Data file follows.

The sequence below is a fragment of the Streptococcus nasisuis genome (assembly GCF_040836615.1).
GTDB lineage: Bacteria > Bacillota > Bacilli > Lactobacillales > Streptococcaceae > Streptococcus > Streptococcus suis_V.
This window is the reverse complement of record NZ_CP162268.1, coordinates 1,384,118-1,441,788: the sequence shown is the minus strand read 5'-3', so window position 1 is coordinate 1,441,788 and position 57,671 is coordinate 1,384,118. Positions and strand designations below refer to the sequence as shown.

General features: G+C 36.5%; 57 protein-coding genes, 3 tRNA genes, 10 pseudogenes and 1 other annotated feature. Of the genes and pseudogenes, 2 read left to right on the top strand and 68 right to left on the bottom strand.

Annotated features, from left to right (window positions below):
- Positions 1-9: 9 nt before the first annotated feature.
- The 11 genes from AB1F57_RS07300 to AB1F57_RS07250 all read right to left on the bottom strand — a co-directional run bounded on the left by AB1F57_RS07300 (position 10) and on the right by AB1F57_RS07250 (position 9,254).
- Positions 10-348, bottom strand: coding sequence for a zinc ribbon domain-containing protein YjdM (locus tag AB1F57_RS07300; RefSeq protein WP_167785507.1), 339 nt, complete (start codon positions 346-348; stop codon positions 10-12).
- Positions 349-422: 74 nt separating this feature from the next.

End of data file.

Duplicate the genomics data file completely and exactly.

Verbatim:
The sequence below is a fragment of the Streptococcus nasisuis genome (assembly GCF_040836615.1).
GTDB lineage: Bacteria > Bacillota > Bacilli > Lactobacillales > Streptococcaceae > Streptococcus > Streptococcus suis_V.
This window is the reverse complement of record NZ_CP162268.1, coordinates 1,384,118-1,441,788: the sequence shown is the minus strand read 5'-3', so window position 1 is coordinate 1,441,788 and position 57,671 is coordinate 1,384,118. Positions and strand designations below refer to the sequence as shown.

General features: G+C 36.5%; 57 protein-coding genes, 3 tRNA genes, 10 pseudogenes and 1 other annotated feature. Of the genes and pseudogenes, 2 read left to right on the top strand and 68 right to left on the bottom strand.

Annotated features, from left to right (window positions below):
- Positions 1-9: 9 nt before the first annotated feature.
- The 11 genes from AB1F57_RS07300 to AB1F57_RS07250 all read right to left on the bottom strand — a co-directional run bounded on the left by AB1F57_RS07300 (position 10) and on the right by AB1F57_RS07250 (position 9,254).
- Positions 10-348, bottom strand: coding sequence for a zinc ribbon domain-containing protein YjdM (locus tag AB1F57_RS07300; RefSeq protein WP_167785507.1), 339 nt, complete (start codon positions 346-348; stop codon positions 10-12).
- Positions 349-422: 74 nt separating this feature from the next.